Meet the Research Team
Techbuyer’s Knowledge Transfer Project (KTP) wrapped up in July and received an “Outstanding” rating. With the wind in our sales, Techbuyer has established a dedicated research team. Dr Stephen Clement and Dr Kat Burdett join us from the Future Leaders Fellowship (FLF), working alongside Nour Rteil (who became a full-time developer and researcher following the end of the KTP), Rich Kenny, and myself. The aim is to further knowledge on energy efficiency for servers that incorporates environmental factors. The team explains this below in their own words.
Why did we open a research department?
RICH: Techbuyer has always been interested in being the best we can be in our sector, whether this is through proving our quality, security, or processes with accreditations and audits or by taking on technically challenging projects and equipment.
The research team is very much a continuation of this desire. It allows us to look at the “Why” and the “What” of our equipment rather than just taking for granted how it works – allowing us to understand rather than learn by rote. It’s why we’re so passionate about contributing to ongoing research and knowledge, to know more and challenge the current information out there.
The FLF fit beautifully with our initial research we did through our KTP with the University of East London. We had already made great progress in the area of understanding performance and reliability, so it just made sense to look at the other environmental factors.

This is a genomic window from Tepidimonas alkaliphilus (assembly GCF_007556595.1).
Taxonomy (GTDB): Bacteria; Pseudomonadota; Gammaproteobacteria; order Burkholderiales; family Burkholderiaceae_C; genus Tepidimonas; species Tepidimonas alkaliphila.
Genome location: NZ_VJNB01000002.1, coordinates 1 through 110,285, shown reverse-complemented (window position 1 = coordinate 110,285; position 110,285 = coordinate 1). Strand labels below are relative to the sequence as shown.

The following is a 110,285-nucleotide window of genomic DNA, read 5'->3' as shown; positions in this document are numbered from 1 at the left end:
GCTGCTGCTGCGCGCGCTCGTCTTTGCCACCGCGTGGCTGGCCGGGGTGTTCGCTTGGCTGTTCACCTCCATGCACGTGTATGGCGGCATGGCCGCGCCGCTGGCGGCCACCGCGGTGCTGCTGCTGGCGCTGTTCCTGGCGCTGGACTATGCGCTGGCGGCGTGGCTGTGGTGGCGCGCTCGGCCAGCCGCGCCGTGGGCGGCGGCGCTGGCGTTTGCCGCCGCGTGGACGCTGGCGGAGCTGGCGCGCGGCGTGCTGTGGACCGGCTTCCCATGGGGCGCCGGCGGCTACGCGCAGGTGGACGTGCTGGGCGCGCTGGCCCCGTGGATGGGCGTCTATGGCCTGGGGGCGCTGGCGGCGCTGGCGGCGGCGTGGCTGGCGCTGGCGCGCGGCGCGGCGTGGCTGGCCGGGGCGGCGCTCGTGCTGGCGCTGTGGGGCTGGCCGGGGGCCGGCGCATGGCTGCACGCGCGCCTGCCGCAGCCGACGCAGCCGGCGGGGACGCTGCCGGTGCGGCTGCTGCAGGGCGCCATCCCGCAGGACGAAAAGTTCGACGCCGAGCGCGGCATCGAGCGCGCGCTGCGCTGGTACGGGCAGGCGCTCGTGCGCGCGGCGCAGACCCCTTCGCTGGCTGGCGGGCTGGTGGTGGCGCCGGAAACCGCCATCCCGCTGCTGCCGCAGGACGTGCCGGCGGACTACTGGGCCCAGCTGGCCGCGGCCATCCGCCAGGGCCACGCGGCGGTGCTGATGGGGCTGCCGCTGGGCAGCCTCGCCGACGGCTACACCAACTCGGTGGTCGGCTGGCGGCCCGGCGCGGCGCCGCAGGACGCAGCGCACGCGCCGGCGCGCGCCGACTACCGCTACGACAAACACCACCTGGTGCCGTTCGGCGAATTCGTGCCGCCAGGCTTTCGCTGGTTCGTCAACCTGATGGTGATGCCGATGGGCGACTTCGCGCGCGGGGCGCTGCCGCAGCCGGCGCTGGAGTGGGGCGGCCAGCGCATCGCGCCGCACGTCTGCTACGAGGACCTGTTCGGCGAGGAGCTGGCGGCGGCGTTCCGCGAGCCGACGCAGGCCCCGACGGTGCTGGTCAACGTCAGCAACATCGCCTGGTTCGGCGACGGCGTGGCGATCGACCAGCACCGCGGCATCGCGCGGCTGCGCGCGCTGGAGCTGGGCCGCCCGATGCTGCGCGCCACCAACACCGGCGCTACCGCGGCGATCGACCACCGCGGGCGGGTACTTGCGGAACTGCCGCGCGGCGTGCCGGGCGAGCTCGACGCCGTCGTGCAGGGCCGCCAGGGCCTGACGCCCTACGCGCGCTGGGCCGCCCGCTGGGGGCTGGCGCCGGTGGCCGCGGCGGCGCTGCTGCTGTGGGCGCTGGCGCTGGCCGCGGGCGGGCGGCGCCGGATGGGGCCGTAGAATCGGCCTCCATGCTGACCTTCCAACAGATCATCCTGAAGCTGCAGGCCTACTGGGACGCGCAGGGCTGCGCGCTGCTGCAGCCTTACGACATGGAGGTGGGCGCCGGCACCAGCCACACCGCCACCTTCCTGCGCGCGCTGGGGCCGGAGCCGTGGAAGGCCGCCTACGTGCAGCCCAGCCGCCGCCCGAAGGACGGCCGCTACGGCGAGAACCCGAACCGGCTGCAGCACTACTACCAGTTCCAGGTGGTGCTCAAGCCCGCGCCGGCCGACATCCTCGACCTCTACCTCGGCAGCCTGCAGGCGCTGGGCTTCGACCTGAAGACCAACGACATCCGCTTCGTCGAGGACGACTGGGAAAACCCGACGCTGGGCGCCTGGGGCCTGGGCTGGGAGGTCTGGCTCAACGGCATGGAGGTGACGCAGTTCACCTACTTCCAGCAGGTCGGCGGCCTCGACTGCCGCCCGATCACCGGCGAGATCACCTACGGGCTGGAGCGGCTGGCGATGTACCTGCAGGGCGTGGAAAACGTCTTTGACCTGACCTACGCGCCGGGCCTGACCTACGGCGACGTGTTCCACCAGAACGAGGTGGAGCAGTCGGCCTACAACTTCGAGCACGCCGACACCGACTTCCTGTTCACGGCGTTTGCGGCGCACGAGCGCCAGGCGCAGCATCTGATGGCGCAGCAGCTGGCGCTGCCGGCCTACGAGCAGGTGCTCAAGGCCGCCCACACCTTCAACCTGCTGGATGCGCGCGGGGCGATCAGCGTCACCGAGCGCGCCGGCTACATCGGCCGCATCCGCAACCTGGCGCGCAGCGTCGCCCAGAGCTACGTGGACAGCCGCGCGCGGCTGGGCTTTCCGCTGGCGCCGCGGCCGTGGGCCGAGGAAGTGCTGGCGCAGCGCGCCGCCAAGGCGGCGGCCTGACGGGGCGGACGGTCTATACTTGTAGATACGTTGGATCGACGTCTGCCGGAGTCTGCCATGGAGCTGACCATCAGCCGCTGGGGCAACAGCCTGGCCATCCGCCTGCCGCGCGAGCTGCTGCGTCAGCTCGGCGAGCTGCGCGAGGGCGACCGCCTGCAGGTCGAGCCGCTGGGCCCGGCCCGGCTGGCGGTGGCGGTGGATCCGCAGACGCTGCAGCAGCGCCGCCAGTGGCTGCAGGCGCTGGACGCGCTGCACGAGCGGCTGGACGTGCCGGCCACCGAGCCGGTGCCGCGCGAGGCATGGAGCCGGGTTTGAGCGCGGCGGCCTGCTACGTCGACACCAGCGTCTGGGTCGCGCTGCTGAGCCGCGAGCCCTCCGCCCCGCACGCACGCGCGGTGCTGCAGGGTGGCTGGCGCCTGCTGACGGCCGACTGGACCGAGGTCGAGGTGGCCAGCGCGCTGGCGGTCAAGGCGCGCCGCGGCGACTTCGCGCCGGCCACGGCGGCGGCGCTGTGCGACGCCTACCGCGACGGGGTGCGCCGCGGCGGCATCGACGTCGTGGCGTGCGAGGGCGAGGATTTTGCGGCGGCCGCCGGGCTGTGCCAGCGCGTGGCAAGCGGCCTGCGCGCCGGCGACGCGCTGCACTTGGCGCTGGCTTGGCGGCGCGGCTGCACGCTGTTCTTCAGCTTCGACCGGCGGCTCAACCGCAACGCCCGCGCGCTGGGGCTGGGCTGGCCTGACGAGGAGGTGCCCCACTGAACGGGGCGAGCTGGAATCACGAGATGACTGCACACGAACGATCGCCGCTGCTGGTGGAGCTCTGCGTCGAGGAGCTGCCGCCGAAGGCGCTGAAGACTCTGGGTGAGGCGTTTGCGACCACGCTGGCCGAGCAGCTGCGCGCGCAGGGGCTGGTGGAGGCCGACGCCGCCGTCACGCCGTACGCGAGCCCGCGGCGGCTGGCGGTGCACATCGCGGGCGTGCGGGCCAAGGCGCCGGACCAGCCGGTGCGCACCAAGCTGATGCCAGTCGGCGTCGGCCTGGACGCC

What is the FLF and what is the focus the research associated with this?
STEVE: The FLF is an UKRI funding scheme that aims to develop researchers and innovation leaders within academia and industry across the UK. There are lots of researchers and projects being funded for 4 years in various disciplines. My project is all about reducing the climate impact of data centres by investigating ways of making them more efficient. We’re looking to understand how the different parts of the data centre interact with each other and whether there are new strategies available when you take a holistic view of the data centre. To do this, we’re going to build a data centre digital-twin that encompasses the software-layer, servers, cooling, and power systems.
Why did you think Techbuyer was a good company fit for the research?
STEVE: Two reasons: the company’s ethos and its resources. Techbuyer is dedicated to providing sustainable IT solutions, so the aims of the FLF project align well with the company’s goals, and it has already had experience commercialising research with Interact. Being an established IT provider, Techbuyer has a large variety of servers and components in stock that we can test and profile to understand how changing hardware choices or even BIOS settings can propagate through the data centre and impact its efficiency.
What is phase one of the research focused on?
STEVE: Phase 1 is dedicated to profiling servers using industry standard benchmarks to build a picture of how the server specification and the data centre environmental conditions (pressurisation and temperature set-point) interact to affect the server’s efficiency.
We’re hoping that our research will allow data centres to be more sustainable by using their existing equipment in a more efficient way. Where it’s no longer sustainable to operate older equipment efficiently, we’ll be able to provide directed guidance on options for replacing hardware. This includes choosing components that are tailored for the expected workload and conditions they’ll experience.